12 There is the opinion that Israel belongs to the Western world probably because the Jews live in diasporas outside the Middle East (the area where the Jews first appeared as an ethnos), the role of the Jewish lobby in the United States and Western Europe, and Israels position on international issues. The ethno-linguistic and confessional specifics of the Jews and Judaism relate them to the Judaic compound entity of the non-West.
13 L.V. Savin, op. cit.
14 A. Zinoviev, Novy etap globalizatsii. Voyna za gospodstvo v mire pereshla v stadiu goriachey, Paper read at the International Conference on the Global Problems of World History (26-27 January, 2002), available at [http://www. pravda.ru/politics/2002/01/31/36396.html].
The Global Cultural Revolution and How to Preserve Cultural Identity: The Eurasian Approach
Culture, understood as the sum-total of specific, sometimes unique, spiritual and material specifics typical of any of the compound entities, is the linchpin, or the foundation, of this entity. For this reason the problems of the Cultural Revolution on a global scale comes to the fore every time we discuss the current clash of civilizations and the unification efforts of Pax Americana to unify the huge amount of complex ethno-geocultural-confessional communities by fitting them into the Western standard.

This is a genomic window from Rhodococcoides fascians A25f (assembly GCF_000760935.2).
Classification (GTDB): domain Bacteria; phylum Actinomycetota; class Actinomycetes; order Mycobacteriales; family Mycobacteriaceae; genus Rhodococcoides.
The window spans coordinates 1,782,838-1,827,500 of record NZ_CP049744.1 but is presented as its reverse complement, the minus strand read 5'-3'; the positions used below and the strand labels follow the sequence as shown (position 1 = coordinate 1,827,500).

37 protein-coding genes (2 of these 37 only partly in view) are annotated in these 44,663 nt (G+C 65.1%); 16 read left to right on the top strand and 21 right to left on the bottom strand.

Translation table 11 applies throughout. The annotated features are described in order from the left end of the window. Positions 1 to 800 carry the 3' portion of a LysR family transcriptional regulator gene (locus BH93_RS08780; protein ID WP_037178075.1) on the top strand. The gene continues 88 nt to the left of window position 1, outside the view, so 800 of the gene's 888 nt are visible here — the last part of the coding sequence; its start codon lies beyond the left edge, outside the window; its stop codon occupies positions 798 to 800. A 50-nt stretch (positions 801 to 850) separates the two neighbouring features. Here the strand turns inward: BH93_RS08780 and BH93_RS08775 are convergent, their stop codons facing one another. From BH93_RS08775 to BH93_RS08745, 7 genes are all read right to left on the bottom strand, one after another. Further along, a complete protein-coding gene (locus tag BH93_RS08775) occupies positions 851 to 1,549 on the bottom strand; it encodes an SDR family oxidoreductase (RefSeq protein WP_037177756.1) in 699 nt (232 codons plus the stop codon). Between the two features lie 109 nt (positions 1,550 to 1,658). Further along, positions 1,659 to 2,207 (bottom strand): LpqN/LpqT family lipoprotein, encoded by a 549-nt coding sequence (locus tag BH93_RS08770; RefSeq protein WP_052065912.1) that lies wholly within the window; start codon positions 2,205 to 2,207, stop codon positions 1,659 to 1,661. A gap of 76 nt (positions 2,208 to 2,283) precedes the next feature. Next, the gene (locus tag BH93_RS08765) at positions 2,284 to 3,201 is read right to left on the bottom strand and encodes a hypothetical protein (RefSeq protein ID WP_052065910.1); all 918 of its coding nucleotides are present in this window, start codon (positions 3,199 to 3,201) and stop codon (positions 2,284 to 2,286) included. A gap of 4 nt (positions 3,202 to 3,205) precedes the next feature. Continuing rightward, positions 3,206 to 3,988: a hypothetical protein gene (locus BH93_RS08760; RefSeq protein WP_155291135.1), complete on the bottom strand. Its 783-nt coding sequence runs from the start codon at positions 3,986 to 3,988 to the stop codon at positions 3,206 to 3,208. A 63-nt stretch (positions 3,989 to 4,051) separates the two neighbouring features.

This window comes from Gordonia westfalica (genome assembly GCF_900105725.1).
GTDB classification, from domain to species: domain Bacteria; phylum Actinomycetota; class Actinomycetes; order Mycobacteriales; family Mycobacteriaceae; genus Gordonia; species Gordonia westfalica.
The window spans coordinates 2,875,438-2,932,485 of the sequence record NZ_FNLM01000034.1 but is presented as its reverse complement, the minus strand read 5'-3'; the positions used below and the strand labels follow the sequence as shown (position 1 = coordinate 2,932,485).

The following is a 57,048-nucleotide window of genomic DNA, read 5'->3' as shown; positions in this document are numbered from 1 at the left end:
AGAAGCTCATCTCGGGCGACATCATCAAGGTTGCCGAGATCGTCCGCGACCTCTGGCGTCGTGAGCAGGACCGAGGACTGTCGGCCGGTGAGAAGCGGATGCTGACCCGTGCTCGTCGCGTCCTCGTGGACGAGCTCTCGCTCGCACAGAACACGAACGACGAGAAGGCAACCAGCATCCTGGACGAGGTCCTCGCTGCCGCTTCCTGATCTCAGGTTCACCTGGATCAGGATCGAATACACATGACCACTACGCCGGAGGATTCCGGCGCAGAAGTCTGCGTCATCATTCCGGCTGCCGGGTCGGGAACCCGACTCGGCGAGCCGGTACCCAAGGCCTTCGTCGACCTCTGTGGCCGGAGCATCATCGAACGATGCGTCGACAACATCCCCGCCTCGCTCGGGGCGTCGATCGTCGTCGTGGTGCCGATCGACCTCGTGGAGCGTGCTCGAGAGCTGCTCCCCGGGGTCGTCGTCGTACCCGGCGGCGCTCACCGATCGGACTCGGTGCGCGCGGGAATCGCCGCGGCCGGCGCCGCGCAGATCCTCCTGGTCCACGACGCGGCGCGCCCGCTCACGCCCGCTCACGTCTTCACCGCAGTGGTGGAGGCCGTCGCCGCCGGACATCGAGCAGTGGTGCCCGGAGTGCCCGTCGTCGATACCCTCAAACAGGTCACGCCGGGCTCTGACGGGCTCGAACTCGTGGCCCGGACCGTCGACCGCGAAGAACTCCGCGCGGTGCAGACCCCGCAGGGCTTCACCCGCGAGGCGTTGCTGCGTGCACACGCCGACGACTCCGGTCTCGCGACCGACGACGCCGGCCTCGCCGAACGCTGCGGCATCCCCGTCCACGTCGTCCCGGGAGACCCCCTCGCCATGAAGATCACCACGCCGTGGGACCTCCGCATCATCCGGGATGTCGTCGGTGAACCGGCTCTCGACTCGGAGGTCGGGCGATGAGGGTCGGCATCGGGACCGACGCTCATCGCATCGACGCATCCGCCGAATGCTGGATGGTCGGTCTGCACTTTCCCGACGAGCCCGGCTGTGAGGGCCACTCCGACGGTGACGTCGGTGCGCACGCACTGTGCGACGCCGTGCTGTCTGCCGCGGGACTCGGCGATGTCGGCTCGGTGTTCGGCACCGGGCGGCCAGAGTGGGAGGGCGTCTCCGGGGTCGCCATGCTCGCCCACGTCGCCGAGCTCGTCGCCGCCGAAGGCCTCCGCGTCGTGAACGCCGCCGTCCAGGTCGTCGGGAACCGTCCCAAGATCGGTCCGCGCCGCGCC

In the 19th century, Friedrich Nietzsche prophetically pointed out that the concept of politics would dissolve in the war of spirit, while all forms of power in the old society would be blasted. There would be wars like those the world had never beheld before, said he.15 Early in the 1990s, when the clouds of dust raised by the ruins of the bipolar world gradually settled, bringing in a new era, the outlines of which were still barely visible, Prof. Huntington was probably the first to comment on the change of the dichotomous system by saying that world politics was entering a new stage at which neither ideology nor the economy would serve the main source of conflicts.16 Culture would emerge as the great factor dividing mankind and as the primary source of conflicts.17 I. Wallerstein, the author of the World-Systems Theory, has written that we were living in a transition period from one global system of social arrangementworldwide capitalist economyto a different global system/systems. It is still unclear whether we shall profit from this; we will never know this until the new era catches up with us, probably fifty years hence. This period will be very hard for those who will live to witness it: it will abound in sharp conflicts and mounting troubles that many fear will go hand in hand with collapsed moral values.18 We can say that collapsed moral values together with global Westernization are the outline and very essence of the current worldwide Cultural Revolution.